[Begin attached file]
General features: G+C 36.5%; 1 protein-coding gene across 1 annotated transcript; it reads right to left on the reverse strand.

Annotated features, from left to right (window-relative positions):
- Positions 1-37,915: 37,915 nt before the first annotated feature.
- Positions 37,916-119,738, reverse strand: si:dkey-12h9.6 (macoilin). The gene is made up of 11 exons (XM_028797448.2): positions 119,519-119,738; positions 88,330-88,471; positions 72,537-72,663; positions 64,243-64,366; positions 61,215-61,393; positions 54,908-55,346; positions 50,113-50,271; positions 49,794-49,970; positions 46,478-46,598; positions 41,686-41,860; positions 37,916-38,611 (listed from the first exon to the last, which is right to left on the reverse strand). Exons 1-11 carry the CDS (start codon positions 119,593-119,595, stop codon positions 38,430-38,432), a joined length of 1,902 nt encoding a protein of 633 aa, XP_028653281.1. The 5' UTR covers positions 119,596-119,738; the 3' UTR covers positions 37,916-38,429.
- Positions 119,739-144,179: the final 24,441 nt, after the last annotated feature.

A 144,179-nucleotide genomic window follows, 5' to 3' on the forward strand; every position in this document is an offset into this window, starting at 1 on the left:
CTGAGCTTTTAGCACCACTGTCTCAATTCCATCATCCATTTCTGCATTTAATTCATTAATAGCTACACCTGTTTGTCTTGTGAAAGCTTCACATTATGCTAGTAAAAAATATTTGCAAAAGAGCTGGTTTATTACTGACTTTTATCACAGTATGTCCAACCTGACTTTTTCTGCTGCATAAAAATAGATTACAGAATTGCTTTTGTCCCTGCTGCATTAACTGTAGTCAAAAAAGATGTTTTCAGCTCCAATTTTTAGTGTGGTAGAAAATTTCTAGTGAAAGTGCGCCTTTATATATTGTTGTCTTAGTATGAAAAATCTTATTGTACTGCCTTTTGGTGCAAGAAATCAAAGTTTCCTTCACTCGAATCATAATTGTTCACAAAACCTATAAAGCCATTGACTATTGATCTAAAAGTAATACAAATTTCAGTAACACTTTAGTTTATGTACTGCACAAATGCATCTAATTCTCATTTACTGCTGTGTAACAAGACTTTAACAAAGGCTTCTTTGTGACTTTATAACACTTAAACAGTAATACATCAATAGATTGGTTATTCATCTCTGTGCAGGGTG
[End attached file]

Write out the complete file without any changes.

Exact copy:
General features: G+C 36.5%; 1 protein-coding gene across 1 annotated transcript; it reads right to left on the reverse strand.

Annotated features, from left to right (window-relative positions):
- Positions 1-37,915: 37,915 nt before the first annotated feature.
- Positions 37,916-119,738, reverse strand: si:dkey-12h9.6 (macoilin). The gene is made up of 11 exons (XM_028797448.2): positions 119,519-119,738; positions 88,330-88,471; positions 72,537-72,663; positions 64,243-64,366; positions 61,215-61,393; positions 54,908-55,346; positions 50,113-50,271; positions 49,794-49,970; positions 46,478-46,598; positions 41,686-41,860; positions 37,916-38,611 (listed from the first exon to the last, which is right to left on the reverse strand). Exons 1-11 carry the CDS (start codon positions 119,593-119,595, stop codon positions 38,430-38,432), a joined length of 1,902 nt encoding a protein of 633 aa, XP_028653281.1. The 5' UTR covers positions 119,596-119,738; the 3' UTR covers positions 37,916-38,429.
- Positions 119,739-144,179: the final 24,441 nt, after the last annotated feature.

A 144,179-nucleotide genomic window follows, 5' to 3' on the forward strand; every position in this document is an offset into this window, starting at 1 on the left:
CTGAGCTTTTAGCACCACTGTCTCAATTCCATCATCCATTTCTGCATTTAATTCATTAATAGCTACACCTGTTTGTCTTGTGAAAGCTTCACATTATGCTAGTAAAAAATATTTGCAAAAGAGCTGGTTTATTACTGACTTTTATCACAGTATGTCCAACCTGACTTTTTCTGCTGCATAAAAATAGATTACAGAATTGCTTTTGTCCCTGCTGCATTAACTGTAGTCAAAAAAGATGTTTTCAGCTCCAATTTTTAGTGTGGTAGAAAATTTCTAGTGAAAGTGCGCCTTTATATATTGTTGTCTTAGTATGAAAAATCTTATTGTACTGCCTTTTGGTGCAAGAAATCAAAGTTTCCTTCACTCGAATCATAATTGTTCACAAAACCTATAAAGCCATTGACTATTGATCTAAAAGTAATACAAATTTCAGTAACACTTTAGTTTATGTACTGCACAAATGCATCTAATTCTCATTTACTGCTGTGTAACAAGACTTTAACAAAGGCTTCTTTGTGACTTTATAACACTTAAACAGTAATACATCAATAGATTGGTTATTCATCTCTGTGCAGGGTG